Thursday, 29 September 2016

Asking Prices of Harlow Property up 4% since December

I had an interesting question the other day from a homeowner in Latton Bush who asked me the difference between asking prices and values and why it mattered. When it comes to selling property, there must be agreement between the purchaser (buyer) and seller (vendor) for a property sale to take place. The value a buyer applies to a property can massively differ from the value a seller or mortgage company places upon it. The seller, the buyer and the mortgage company must find an agreeable value to assign to a property so the sale can proceed.

In many of my articles about the Harlow property market, I talk about values, i.e. what property in Harlow actually sells for, but I haven’t spoken about asking prices for while. Now asking prices are important as they are one of the four key matters a potential buyer will judge your property on (the others being location, bedrooms and type). Price yourself too high and you will put off buyers. So let’s take a look at the Harlow numbers.

Over the last 12 months asking prices (i.e. the price advertised in the paper and on Rightmove) in Harlow have increased by 25%, taking the average asking price in Harlow to £570,800 (up from £456,300 twelve months ago).

Interestingly though, when we look at, say detached and terraced property, a slightly different picture appears. Twelve months ago, the average asking price for a detached house in Harlow was £742,300 and today its £837,700 (a rise of 13%); whilst over the same 12-month period, the average asking price of a terraced property was £234,300 a year ago, and today its £296,700 (a rise of 27%).

However, my research shows that the supply of property for sale in Harlow is beginning to increase. In December 2015, there were 245 on the market in Harlow today there are 284 properties on the market (up 16%). This will mean homeowners looking to sell will need to be conscious of how their property compares against others on the Harlow property market. The Harlow property market still has substantial momentum and sufficient demand remains to provoke more modest asking price rises. This noteworthy increase in supply since Christmas is currently providing more choice for buyers and is tempering asking price rises - and here is the devil in the detail - only 4% of the overall 25% annual figure (mentioned in para 3) has appeared since December.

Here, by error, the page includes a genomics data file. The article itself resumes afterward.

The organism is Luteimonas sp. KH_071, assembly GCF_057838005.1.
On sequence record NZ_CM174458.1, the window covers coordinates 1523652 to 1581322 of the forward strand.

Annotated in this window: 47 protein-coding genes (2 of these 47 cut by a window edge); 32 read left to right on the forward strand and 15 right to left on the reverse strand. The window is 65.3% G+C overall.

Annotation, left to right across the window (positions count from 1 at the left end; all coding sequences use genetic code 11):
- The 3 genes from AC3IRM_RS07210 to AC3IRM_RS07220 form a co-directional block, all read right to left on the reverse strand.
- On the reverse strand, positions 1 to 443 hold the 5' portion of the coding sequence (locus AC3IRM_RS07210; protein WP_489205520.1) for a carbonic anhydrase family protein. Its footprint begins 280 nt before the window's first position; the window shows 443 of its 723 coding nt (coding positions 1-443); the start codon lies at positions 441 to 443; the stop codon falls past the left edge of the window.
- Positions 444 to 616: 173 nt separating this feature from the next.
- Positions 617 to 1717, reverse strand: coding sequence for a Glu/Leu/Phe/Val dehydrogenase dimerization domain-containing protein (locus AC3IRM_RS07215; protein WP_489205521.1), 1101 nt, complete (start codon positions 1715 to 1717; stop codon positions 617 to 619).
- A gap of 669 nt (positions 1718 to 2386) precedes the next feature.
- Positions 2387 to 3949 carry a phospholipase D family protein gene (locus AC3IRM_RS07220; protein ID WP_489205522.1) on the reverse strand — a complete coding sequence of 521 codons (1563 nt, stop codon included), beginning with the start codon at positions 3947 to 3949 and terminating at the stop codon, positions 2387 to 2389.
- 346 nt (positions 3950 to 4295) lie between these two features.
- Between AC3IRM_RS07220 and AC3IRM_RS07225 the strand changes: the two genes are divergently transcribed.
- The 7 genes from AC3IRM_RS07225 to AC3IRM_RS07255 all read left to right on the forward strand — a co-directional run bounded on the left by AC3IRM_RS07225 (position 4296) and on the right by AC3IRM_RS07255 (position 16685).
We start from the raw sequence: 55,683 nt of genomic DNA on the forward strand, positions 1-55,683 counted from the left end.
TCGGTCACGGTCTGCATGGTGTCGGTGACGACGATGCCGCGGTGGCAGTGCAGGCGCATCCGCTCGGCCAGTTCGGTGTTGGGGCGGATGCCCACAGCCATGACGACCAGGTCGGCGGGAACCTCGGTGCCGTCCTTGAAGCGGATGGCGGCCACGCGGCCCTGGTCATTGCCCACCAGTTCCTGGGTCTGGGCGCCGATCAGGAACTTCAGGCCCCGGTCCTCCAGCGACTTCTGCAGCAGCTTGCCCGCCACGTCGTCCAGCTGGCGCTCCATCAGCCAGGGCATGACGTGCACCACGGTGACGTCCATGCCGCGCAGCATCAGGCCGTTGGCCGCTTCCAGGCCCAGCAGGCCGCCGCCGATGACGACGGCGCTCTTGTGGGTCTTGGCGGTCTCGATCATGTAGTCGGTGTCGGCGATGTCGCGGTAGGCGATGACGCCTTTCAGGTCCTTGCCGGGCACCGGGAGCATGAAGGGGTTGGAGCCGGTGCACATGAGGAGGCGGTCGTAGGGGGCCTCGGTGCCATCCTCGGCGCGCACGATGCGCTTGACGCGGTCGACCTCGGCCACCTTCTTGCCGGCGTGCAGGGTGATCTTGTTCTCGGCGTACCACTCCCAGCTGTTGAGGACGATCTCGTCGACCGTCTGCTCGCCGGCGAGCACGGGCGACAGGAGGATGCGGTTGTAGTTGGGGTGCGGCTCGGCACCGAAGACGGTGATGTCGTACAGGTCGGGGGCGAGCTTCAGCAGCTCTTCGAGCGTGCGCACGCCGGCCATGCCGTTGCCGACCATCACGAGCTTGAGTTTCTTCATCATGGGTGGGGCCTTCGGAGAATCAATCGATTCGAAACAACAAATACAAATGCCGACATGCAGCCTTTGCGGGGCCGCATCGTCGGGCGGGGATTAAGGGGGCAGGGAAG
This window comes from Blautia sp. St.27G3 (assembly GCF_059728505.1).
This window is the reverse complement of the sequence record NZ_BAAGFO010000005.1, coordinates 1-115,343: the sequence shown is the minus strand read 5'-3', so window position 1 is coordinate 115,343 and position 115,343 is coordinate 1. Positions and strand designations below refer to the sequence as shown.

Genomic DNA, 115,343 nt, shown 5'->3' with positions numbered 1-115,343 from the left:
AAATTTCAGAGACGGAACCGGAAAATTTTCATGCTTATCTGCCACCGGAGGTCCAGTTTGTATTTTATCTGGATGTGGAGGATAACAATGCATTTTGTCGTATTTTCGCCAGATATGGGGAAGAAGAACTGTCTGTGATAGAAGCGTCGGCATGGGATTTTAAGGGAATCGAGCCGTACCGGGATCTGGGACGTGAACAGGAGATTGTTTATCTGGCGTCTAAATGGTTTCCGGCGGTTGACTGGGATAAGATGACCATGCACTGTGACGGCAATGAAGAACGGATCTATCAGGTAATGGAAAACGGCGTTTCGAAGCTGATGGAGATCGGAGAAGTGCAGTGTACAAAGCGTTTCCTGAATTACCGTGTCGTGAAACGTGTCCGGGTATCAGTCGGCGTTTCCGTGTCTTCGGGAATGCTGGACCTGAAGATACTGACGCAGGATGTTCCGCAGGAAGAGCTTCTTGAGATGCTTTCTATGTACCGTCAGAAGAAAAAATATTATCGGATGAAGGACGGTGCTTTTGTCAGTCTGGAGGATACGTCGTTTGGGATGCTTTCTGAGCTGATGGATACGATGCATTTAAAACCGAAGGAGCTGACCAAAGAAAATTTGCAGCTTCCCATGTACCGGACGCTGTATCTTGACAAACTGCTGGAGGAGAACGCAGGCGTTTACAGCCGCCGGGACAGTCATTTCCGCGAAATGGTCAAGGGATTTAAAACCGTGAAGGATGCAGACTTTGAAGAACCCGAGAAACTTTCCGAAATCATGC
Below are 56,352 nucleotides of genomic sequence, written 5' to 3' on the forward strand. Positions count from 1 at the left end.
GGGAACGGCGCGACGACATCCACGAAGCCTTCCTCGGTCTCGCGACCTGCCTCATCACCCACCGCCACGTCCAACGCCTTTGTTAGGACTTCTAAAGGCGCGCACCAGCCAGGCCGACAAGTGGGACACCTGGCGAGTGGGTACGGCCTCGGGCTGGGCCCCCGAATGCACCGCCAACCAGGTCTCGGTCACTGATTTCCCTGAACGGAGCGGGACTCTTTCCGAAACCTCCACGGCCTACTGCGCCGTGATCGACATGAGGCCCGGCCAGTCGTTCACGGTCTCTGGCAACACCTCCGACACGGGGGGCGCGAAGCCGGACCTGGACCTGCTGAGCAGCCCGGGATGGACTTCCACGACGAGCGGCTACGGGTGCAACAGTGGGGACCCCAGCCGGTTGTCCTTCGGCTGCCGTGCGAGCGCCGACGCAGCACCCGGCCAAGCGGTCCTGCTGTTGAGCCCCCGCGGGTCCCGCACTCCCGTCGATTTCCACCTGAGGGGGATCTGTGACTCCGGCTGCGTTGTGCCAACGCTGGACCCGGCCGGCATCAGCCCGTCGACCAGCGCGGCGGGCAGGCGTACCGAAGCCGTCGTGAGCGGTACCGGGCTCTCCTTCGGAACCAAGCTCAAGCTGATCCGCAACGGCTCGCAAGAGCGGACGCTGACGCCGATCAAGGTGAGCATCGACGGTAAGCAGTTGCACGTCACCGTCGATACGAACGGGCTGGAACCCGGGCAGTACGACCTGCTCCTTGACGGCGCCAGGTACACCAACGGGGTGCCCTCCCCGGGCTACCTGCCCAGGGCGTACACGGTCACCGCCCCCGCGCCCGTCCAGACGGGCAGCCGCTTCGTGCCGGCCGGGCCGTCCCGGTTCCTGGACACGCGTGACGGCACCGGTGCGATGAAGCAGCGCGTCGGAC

… And here is the second point to make. Asking prices are one thing, but what a property sells for (i.e. value) is a completely different matter. These are the average prices achieved (i.e. what they sold for or the average value) for property in Harlow over the last 12 months...

Overall Average £270,900
Detached             £478,100
Terraced             £240,100

You can quite clearly see, there is a difference between what people are asking for property and what it is selling for. The underlying fundamentals of low interest mortgages and tight supply remain prevalent in the Harlow property market however, the number one lesson has to be this ... if you want to sell, be realistic with your pricing.

Wednesday, 14 September 2016

167% increase in Property Values in Harlow since the Millennium